Alpha Rolls are for Omegas

It took more than 6 years before Kita would do a ROLL OVER for me.  Now, Kita is a very smart dog and very willing to work.  Show her a treat and offer her the chance to earn it and she’s ready to go — and she doesn’t get bored easily!  Even though I hadn’t learned some of the more efficient training methods I use now, I was still a pretty decent trainer.  Kita learned how to SIT in about 5 minutes and DOWN in just a couple of sessions.  She had no trouble with lots of other tricks, including DEAD DOG. So, why so much trouble with ROLL OVER?

When I adopted Kita, nearly 9 years ago, the shelter said her Black-Lab mama-dog had been turned into the shelter with her puppies.  But looking at Kita and her two brothers, everyone said “German Shepherd!” so daddy-dog must have been of that persuasion!  Kita’s double-coat, black-and-tan markings, size (50 pounds at 4 months), much of her conformation and almost all of her temperament said “German Shepherd,” so I decided to treat and train her as one.

A friend gave me a book about training GSDs, written by the monks of New Skete who raise and train them.  I was delighted!  This was before I started studying for my “doggie” career, and I wanted advice from the experts!  For the first time, I read about forcing a mis-behaving dog into what is commonly called an “Alpha roll.”  For anybody who is unfamiliar with this technique it involves rolling a dog over onto it’s back and holding it there until it “submits” to your authority.  The experts had spoken, so I forged full speed ahead.

The monks advocated judicious use of the Alpha Roll — not for mistakes or avoidance, but for deliberate disobedience.  Kita was rarely disobedient, except for chasing the cat.  So, whenever Kita ran after the kitty, I’d run after her, chase her down, and after much struggle, sweat and (sometimes) a little swearing, succeed in heaving her belly-up. Kita would stop struggling — after she was on her back — and her eyes would kind of glaze over. Since the book didn’t specify how to tell the dog had “submitted” I took that as good and let her up. Each time, it took more and more work to get her on her back and since it never seemed to have any effect on her cat-chasing, I eventually gave up on the technique.

Even back then, something about it just didn’t seem right to me. I didn’t like the look of “shutting down” that would come over Kita’s face. I didn’t like what seemed like frantic fear as she tried to avoid being rolled over in such a vulnerable position. Looking back, I’m not surprised that Kita refused to learn to roll over on cue. I am convinced that she knew what I wanted, but wouldn’t do it BECAUSE I HAD DESTROYED HER TRUST by wrestling her into an Alpha Roll.   She probably never connected her action of chasing the cat with my response. She probably had no idea why I would suddenly turn ballistic and chase her and throw her on the floor.  it was a mystery and frightening and I’m very lucky that it didn’t make her distrust me in other areas and/or turn aggressive.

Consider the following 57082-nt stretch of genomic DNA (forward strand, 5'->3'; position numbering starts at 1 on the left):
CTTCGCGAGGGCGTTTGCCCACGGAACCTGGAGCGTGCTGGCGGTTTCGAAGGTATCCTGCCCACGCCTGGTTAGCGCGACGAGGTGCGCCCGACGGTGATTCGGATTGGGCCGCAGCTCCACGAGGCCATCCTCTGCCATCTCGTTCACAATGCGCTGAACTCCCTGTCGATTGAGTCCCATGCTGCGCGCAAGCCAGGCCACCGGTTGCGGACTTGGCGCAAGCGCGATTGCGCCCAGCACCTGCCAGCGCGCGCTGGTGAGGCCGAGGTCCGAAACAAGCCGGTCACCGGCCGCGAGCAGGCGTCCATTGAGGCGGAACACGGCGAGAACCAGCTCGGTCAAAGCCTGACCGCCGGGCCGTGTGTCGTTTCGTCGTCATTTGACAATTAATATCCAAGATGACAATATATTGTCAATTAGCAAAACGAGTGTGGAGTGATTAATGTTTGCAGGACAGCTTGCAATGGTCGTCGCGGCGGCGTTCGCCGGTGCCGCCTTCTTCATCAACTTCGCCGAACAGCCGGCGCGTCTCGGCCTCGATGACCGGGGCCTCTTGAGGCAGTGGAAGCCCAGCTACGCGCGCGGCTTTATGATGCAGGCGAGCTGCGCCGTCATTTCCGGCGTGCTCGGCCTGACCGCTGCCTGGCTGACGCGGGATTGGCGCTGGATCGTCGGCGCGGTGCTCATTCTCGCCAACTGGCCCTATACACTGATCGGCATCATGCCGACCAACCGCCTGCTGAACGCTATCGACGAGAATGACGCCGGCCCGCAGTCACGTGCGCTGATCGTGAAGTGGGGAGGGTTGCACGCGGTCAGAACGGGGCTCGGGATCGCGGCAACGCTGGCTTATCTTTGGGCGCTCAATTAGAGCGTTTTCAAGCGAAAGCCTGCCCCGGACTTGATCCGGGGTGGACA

I’ve since learned that those and similar techniques were developed through study of wolf packs. The theory was that the leaders, the Alpha wolves, throw the subordinate wolves on their backs to keep them in line. There’s two problems with that: 1) dogs aren’t wolves, and 2) even in wolf packs it’s the SUBORDINATE wolf that VOLUNTARILY puts itself in a submissive posture on its back.

It’s kind of a hold-over from puppy-hood where a puppy flips over on its back and probably wees a bit as a signal that its just a baby. I’ve seen lots of dogs give that signal to each other. I’ve had dogs voluntarily offer me their bellies. Some dogs do that a lot with people. Mostly folks think the dog is asking for a belly-rub (and most dogs will take a good belly-rub) but it’s really the dog’s way of saying, “You da boss!” occasionally, I’ve body-blocked a dog away from a resource-guarding situation and they’ve flipped over to tell me they give up. Sometimes, they don’t go all the way over, but just lean to the side with one front paw in the air.  Either way, it means, “You da boss!”

This is all good because it’s the DOG communicating compliance. The dog is using body language to tell another dog or a human that they consider themselves subordinate. In human-to-human interactions we call one person who forces physical compliance on another a BULLY, if not worse. And I felt like a bully as I was using the Alpha Roll on Kita. I will never use that technique again. As far as I’m concerned it doesn’t make the trainer a leader, but a loser. Not an Alpha, but an Omega.

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